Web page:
It’s been a complicated few days for Mohammad Rizwan. After being named the best player of the Test series over in England in the summer, he was catapulted to levels of prominence that seemed unlikely to come his way while he served as understudy to Pakistan’s then all-format captain Sarfaraz Ahmed.
He was named vice-captain of the Test side only last month, but with Babar Azam ruled out of the first Test, he is set to lead a side he has only played for nine times out in the Boxing Day Test against New Zealand. Only Javed Burki in the 1960s has played fewer Tests before being elevated to the captaincy. Rizwan’s stock has never been higher.
Oddly, though entirely fittingly in the bizarre world of Pakistan cricket, the levels of criticism he endured were never fiercer either. You see, Azam’s absence in the T20Is meant someone had to do a fairly straightforward job – replacing the world’s number two T20I batsman at the top of that Pakistan order. And who did they entrust? Of course Rizwan, sent on that hiding to nothing.
Having struggled to get going in the first two T20Is, he was singled out for Pakistan’s lacklustre performances, with his selection forensically scrutinised. There were calls for Sarfaraz to replace him in the side – though Sarfaraz would never have opened the innings, so that problem still remained. Either way, Rizwan walked out on Tuesday with a target on his back – and not just from the opposition.
Things didn’t look much better when he struggled for fluency in the Powerplay, unable either to get his shots away or get the more belligerent Haider Ali on strike – the 20-year old faced just nine balls in the first five overs. When he did bring up his half-century off 40 balls, he had picked up the pace, but the asking rate kept mounting.
Rizwan, however, is a patient man. He had spent two years out of the side, often not even deemed necessary to be part of the travelling contingent as the second-choice wicketkeeper, given how nailed on Sarfaraz was as captain. Some might have complained – Pakistan cricketers are not especially famous for taking prolonged exclusions in good grace. Rizwan kept his head down and trusted the process, and that, it appeared, is what he was doing for the first half of the chase.
With the asking rate hovering above ten and Hafeez – the likeliest to win this match for Pakistan given his sparkling 2020 – gone, it is worth reminding oneself this is very much not Rizwan’s game. A man who wasn’t even trusted by his PSL franchise, the Karachi Kings, to so much as play for them had been was being asked to open the innings for Pakistan in New Zealand, negotiate Boult, Southee and Jamieson in the Powerplay while keeping the asking rate down, and finish off by blitzing said good bowlers at the death.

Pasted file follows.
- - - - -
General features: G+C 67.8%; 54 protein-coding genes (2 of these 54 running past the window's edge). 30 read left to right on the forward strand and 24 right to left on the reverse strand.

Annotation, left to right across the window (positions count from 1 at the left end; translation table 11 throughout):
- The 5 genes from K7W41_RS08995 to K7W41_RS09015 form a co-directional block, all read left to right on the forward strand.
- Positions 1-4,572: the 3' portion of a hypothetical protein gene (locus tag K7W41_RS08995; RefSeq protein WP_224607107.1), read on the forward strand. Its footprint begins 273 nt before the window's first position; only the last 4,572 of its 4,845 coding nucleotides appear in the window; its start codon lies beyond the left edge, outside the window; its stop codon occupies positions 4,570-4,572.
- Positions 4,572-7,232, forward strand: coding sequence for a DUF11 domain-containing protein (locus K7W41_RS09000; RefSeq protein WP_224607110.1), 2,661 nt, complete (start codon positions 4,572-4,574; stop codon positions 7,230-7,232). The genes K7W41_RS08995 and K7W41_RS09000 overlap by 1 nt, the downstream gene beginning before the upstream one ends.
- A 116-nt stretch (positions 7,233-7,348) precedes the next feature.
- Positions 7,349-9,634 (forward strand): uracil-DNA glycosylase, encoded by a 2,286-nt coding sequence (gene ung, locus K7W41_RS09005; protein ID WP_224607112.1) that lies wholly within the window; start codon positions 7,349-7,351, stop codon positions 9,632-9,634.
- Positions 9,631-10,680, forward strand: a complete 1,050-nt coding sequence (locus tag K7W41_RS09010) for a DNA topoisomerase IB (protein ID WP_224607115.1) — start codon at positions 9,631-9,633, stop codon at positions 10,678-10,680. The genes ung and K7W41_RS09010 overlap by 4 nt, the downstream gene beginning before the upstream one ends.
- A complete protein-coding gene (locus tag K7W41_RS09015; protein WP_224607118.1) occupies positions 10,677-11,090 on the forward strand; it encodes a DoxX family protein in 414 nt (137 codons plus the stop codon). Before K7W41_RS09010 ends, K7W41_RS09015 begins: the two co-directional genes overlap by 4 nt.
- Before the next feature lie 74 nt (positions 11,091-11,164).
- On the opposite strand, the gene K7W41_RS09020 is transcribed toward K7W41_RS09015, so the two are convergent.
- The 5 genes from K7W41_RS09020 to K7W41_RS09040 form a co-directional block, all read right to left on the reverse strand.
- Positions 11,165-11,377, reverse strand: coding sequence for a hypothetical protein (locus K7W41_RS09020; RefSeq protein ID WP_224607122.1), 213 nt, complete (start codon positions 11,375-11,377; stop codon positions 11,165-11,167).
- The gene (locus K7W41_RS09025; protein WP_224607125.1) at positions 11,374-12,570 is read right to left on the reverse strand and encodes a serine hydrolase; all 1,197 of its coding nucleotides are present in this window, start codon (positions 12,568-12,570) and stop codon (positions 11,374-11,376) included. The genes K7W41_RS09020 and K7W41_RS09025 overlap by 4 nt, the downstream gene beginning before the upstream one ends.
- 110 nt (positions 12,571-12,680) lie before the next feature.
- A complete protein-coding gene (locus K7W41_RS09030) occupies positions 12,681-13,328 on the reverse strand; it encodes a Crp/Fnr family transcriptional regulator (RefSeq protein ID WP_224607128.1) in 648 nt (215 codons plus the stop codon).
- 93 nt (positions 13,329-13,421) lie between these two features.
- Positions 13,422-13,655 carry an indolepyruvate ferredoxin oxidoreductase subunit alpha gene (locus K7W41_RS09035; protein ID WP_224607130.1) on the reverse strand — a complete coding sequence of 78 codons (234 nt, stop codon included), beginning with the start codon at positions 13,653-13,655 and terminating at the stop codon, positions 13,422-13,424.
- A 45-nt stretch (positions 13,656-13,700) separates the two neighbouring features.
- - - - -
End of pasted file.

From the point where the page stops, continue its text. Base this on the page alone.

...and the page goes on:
Check, check, check. Half an hour later, Rizwan would walk off the Napier field having just played a T20 knock for the ages. In one of Pakistan’s finest away chases, he took just 18 balls to score his final 38 runs, all the while negotiating a steady trickle of Pakistan wickets from the other end that threatened to make things interesting again. He was unfortunate not to hit the winning runs, but it’s unlikely Iftikhar Ahmed would have had the confidence, or the opportunity, to finish things off with such aplomb had it not been for Rizwan’s unlikely, analytics-defying knock.
It doesn’t take long to chip away at a player’s confidence, and head coach Misbah-ul-Haq was particularly cognizant of that in the post-match presser. “It’s always very encouraging to see Rizwan respond like that just after finding out he will be the Test captain. We know that in these conditions, that series is going to test us. But Rizwan’s own confidence will go a long way to helping the Pakistan team in the Tests.
“I think it was a tough series for us in terms of preparation, the way we got only six days to prepare for such competitive cricket. It was a bit tough on the guys, but the responded well and tried their level best. We finally got a much needed win today. I’m happy with Rizwan’s performance, who was under pressure from the previous two games today. “Very pleased with this performance, and hopefully he, and all of us, can take this confidence into the Test series. It’s a great morale boost for him to be the one that gets these runs, setting an example for the team now that he’s captain.”
This was a team Rizwan wasn’t a part of for several years, one that, had most had their way, he might not have been a part of even today. Perhaps there’s a case to be made this performance will end up as more an outlier than anything suggestive of a fresh trend for Rizwan’s T20I career, and time will certainly tell. But you might excuse Rizwan for not being too fussed about that one just yet. The statistics may not support him, but as Rizwan prepares to take charge of a Pakistan Test side, he may feel he has little use for likelihoods and probabilities.
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